Cross Country: Running is 'family culture' for Canal Winchester's Klamoricks

Dave Purpura
ThisWeek group
Running is more than a hobby for the Klamorick family, as evidenced by their success within the Canal Winchester cross country program. Coach Michelle Klamorick, center, is flanked by her two oldest daughters, senior Allena, left, and sophomore Marissa. Oldest son Reece, a 2020 graduate, also ran for the Indians. Two more siblings, fifth-grader Reide and fourth-grader Quinn, expect to run for the Indians in the future.

It took a lengthy, perhaps winding series of events for the Klamorick name to become synonymous with Canal Winchester cross country.

Coach Michelle Klamorick was a sprinter for the girls track and field team at Bloomfield, a high school in Trumbull County that did not have a cross country team when she was a student.

Oldest son, Reece, played baseball throughout his youth and continued to do so through high school. Two of his younger sisters, Allena and Marissa, played travel softball for several years.

But through it all, they ran.

“It’s been a family culture,” Michelle said. “They started running when they were probably 4 or 5. We lived in the country at the time and eventually, they’d go farther than me half the time. Then they just fell in love with running once they got into middle school.

“We’re a very active family. We don’t own a video-game system. They’ve never been into any of that. They’ve always just loved being outside, so we cultivated that into doing anything we could outside to stay healthy and active.”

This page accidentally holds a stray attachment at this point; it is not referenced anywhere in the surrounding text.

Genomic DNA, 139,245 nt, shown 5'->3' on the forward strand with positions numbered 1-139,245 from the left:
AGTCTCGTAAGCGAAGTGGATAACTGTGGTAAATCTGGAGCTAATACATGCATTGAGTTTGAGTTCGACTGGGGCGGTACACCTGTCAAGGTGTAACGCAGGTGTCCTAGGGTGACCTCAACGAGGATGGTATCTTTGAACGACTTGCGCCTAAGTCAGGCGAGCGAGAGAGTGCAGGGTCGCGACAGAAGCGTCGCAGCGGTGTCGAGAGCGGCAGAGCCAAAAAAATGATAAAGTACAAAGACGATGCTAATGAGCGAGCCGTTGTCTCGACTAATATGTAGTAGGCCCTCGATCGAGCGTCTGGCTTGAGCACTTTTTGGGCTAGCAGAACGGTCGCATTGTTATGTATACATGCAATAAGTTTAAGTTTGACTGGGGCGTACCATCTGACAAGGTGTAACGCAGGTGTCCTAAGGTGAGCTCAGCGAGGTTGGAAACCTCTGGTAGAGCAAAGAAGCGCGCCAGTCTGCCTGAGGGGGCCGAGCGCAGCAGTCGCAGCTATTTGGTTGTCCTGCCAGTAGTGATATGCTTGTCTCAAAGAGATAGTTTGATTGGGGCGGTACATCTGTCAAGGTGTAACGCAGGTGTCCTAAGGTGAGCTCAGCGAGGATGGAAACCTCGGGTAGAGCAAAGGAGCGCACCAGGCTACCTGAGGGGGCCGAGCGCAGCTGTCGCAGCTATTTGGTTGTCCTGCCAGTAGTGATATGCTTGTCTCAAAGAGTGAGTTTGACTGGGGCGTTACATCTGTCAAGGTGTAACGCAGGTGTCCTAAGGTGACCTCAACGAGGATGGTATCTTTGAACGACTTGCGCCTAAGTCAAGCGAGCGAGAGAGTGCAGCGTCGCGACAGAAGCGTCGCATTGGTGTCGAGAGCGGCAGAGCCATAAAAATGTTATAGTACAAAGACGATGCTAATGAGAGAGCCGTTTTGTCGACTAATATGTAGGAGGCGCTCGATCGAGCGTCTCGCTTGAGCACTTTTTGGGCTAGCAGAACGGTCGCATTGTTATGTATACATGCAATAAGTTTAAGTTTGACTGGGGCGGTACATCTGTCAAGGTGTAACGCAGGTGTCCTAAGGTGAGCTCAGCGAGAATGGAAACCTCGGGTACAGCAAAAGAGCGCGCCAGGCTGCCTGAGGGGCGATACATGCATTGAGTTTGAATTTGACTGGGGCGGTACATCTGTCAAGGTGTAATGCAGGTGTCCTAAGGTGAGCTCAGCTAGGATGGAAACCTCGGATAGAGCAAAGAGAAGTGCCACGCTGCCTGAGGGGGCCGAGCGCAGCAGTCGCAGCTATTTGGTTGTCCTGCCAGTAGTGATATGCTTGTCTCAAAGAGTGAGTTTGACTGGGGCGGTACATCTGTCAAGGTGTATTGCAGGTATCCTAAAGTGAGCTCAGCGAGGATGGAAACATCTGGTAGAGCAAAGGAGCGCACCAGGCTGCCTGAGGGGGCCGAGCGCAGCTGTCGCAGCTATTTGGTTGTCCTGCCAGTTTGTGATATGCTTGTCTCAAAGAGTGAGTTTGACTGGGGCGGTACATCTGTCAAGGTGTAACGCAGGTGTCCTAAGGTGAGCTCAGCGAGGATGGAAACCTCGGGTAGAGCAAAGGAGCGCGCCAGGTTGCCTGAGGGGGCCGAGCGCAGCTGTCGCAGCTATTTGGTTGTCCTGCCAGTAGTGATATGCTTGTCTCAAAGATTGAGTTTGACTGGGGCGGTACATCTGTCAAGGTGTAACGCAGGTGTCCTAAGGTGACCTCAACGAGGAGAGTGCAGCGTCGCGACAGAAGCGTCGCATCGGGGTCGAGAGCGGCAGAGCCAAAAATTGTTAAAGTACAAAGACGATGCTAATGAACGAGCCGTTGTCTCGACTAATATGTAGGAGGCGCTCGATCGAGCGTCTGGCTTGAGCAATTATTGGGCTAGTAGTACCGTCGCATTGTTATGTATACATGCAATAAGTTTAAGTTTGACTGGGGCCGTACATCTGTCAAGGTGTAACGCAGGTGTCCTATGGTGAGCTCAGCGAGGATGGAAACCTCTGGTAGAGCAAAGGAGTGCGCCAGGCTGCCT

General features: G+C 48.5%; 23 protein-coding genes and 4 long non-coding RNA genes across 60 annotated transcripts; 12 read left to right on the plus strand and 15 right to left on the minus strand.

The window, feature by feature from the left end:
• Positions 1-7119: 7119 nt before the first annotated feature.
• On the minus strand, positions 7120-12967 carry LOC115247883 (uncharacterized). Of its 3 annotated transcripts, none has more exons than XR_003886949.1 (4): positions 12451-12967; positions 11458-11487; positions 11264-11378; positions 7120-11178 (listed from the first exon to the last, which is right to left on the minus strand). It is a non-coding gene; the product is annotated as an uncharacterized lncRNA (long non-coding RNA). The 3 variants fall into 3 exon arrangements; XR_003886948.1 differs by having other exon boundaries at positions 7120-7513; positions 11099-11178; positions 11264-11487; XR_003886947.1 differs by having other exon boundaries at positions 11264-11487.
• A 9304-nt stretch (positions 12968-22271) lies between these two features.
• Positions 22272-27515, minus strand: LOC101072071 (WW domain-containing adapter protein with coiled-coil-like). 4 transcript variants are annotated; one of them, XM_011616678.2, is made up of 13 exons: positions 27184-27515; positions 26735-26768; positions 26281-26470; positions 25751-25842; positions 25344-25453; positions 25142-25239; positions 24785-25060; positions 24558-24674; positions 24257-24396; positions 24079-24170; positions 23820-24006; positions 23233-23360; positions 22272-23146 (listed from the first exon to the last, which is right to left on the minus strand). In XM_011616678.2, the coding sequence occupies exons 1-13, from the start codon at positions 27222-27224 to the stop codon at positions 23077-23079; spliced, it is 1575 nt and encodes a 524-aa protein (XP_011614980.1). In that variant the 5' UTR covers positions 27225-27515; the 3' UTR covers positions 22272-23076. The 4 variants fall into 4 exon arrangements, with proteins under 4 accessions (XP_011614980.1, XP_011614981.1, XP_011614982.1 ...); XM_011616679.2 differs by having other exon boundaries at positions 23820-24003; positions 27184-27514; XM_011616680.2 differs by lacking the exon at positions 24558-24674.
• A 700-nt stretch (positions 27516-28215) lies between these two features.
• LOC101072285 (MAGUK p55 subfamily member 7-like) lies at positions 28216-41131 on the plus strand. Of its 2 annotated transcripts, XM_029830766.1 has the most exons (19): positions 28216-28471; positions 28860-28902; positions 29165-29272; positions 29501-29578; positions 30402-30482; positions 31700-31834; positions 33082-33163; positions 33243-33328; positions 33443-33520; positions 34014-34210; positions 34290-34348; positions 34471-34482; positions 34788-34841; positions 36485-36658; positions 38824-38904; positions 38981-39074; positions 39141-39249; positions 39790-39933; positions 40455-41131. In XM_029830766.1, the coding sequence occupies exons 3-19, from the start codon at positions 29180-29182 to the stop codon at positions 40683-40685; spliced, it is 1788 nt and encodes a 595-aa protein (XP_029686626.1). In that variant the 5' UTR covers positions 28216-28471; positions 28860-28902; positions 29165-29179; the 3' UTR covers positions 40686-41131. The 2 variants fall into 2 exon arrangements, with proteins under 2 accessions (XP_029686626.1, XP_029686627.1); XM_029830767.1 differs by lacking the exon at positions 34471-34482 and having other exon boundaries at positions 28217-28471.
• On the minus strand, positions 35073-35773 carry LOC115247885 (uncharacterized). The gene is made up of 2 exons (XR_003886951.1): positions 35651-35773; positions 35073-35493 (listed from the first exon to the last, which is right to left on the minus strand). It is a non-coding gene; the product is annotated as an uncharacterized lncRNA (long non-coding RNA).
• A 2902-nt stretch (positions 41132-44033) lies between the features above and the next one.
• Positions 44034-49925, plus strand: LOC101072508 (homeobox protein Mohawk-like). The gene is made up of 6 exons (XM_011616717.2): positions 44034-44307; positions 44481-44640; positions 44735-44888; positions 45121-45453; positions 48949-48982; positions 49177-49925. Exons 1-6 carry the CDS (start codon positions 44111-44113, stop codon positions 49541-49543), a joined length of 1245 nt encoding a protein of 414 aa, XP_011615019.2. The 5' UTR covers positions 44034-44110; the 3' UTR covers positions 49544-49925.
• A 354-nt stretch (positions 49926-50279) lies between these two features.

Reece, a 2020 graduate who is studying to be an electrician, was a mainstay in the boys team’s top seven all four years.

Allena, a senior who recently committed to Lipscomb, was the girls team’s No. 2 runner for most of her freshman season and the top runner in her next 24 races – including two Division I regional meets – before the OCC-Capital Division meet Oct. 17 at Westerville North. Marissa, a sophomore, consistently has been in the top seven both years.

Fifth-grader Reide, 11, and fourth-grade Quinn, 9, already are following in their older siblings’ footsteps. Their father, Peter, ran cross country and track at Malone.

“We got the best of both worlds (from our parents). My dad helped me with endurance, and my mother has given the speed,” said Allena, who was 6 when she started running but said she didn’t take it seriously until about sixth grade. “I have the endurance to go one or two miles, but the speed to run the (400). It’s really nice.”

Michelle coached the middle school team for three years before taking over the high school program from Jeff Kline in December 2018.

Marissa admitted that she didn’t warm to running as quickly as Reece and Allena.

“I just didn’t like it as much, but I grew into it,” she said. “I like the team aspect of this. We’re like family. I didn’t realize that until maybe seventh grade. I created a lot of new friendships, and it just grew on me then.”

The spirit of competition is not limited to the older siblings. Reide and Quinn said competition and love of family drive their desire to run.

“I love to run with my mom because I get to spend time with her while I am exercising,” Quinn said. “I want to be fast like my sisters someday.”

Canal Winchester begins the postseason Saturday, Oct. 24, with the Division I, district 3 meet at Hilliard Darby. The top six teams and 24 runners advance to regional Oct. 31 at Pickerington North.

“When I race, I used to tell myself I couldn’t do it anymore, but I’ve taught myself I am strong,” said Allena, who was 64th at regional as a sophomore and 26th last year. “When I feel like I can’t go anymore, I just keep encouraging myself to do this. I’ve done it so many times before.”

dpurpura@thisweeknews.com 

@ThisWeekDave